This play is intended as an evocation of the actual historical story - a dramatic reconstruction of both the human controversy and the dialectic of ideas, and therefore draws upon primary sources for much of the dialogue. Since the evolution of ideas is inextricably bound up with the evolution of language, I have resisted the temptation to transcribe the dialogue into more contemporary forms. This means that the language, while full of charm and humour for some, may be quite challenging for others. As with science fiction, and the period costumes and sets of a Shakespeare play, this has the positive effect of encouraging temporary suspension of current modes of perception, thought and expression, and drawing the reader/listener into a world remote from our own. Some such transportation seems essential for appreciating the development of the ideas, but the language may prove too great a barrier for some people. The dilemma here is similar to that of updating Shakespeare. How much to abridge, change, or explain, must be left to individual choice, taking account of particular class situation and level. I would only counsel that care be taken not to do violence to the evolution of the ideas.
The two acts can stand independently, and the first scene of the second act is probably best abridged or omitted for classroom purposes. (It is given for completeness, and has intrinsic interest in demonstrating what students of the renowned lecturer Saunderson presumably had to sit through!) The somewhat lengthy prologues and epilogue may be omitted, used in part, or treated as background reading. Their function, vital for full appreciation of the significance of the drama, is to sketch the intellectual background against which the achievement of the mathematical pioneers is to be estimated. In any classroom presentation of the play, a `narrator' may be used to give a brief introduction to each part, based upon the following items.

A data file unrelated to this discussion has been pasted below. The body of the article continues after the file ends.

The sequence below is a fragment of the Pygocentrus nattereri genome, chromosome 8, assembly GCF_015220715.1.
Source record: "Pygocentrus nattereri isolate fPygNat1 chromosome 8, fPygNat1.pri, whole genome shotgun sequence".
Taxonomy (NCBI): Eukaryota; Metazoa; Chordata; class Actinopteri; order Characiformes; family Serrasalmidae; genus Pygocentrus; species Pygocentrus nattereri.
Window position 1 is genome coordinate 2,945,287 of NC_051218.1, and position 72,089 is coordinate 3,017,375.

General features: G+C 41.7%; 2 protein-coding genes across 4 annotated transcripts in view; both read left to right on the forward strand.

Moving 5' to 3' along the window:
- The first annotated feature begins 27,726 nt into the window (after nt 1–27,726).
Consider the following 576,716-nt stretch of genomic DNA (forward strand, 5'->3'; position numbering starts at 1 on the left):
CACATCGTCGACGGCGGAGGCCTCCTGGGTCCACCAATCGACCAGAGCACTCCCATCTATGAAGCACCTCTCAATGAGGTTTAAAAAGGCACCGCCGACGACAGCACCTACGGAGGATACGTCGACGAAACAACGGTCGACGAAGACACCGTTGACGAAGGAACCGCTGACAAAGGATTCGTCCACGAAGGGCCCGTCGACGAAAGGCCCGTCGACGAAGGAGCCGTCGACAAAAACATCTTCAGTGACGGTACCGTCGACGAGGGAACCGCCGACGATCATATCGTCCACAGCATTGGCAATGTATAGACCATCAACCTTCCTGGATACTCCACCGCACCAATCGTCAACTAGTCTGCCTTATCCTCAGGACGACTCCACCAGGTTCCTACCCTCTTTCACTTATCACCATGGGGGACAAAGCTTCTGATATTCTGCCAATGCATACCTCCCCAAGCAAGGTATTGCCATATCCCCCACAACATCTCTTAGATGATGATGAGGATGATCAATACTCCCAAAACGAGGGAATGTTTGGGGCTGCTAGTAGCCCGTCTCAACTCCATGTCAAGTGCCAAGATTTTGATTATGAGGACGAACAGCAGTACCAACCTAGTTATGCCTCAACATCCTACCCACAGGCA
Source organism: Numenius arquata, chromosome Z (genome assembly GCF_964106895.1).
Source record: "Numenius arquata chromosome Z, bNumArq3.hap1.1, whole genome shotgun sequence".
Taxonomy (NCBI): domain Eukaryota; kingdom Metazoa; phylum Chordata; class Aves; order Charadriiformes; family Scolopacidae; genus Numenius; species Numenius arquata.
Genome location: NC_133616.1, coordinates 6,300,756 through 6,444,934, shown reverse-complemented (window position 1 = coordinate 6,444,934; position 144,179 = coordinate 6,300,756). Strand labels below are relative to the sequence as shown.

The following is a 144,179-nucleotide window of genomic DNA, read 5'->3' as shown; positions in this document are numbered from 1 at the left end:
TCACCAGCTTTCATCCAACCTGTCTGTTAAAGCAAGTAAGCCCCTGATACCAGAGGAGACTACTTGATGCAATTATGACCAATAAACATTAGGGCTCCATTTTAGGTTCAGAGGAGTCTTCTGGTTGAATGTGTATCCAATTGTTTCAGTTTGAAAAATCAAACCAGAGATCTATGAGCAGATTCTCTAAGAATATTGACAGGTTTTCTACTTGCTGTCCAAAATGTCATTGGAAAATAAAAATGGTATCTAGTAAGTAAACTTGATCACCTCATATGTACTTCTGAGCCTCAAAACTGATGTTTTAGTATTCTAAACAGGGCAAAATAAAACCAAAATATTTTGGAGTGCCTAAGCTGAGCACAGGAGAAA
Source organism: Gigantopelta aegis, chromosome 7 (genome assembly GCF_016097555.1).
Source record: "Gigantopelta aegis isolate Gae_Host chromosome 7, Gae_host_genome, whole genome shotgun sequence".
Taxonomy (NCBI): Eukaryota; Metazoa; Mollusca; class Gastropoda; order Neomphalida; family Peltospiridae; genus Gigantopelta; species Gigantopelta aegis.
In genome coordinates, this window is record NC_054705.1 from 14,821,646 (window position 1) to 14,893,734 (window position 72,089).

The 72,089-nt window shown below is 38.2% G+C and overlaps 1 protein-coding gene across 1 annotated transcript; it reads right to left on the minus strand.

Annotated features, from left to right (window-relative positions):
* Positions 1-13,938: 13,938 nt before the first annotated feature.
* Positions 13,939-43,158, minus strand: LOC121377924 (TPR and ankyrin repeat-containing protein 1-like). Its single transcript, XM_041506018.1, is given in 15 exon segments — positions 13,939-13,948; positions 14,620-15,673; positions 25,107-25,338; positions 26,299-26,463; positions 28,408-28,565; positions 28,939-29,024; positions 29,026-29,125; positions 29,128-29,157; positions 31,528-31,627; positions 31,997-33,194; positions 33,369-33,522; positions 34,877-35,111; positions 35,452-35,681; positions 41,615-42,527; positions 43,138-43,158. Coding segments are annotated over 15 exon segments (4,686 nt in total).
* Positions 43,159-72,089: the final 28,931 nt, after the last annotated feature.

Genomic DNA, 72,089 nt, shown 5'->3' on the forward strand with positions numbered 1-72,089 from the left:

At the end, in addition to notes and references for the play, there is a set of questions and exercises intended to encourage reflection on the play, which are mainly at a level suited to pre-service or in-service teacher training workshops. Some of the issues arising have relevance for teachers far beyond the topic of negative numbers; among such I should mention the topic of convergence of sequences and infinite series.
Where sentences, paragraphs or whole speeches are based closely on primary source material, these are appropriately referenced. In general, the words spoken by the characters must not be ascribed to the historical persons, who may not have conversed in the flesh (or even in writing) at all. The dialogue is the playwright's attempt to reconstruct the historical interaction of their ideas.
As in a previous article, "Teaching the Negatives, 1870-1970: a Medley of Models" (For the Learning of Mathematics: FLM Vol. 17, no. 1), I would like to acknowledge the inspiration of Abraham Arcavi and Maxim Bruckheimer, whose work in developing historical source-work collections for use in teacher training in Israel was described in FLM Vol. 3, no. 1. For more of the philosophy and motivation behind my own work in dramatizing the history of mathematics, see my article, "The Grand Entertainment", in FLM Vol. 12, no. 1. Dr A Gavin Hitchcock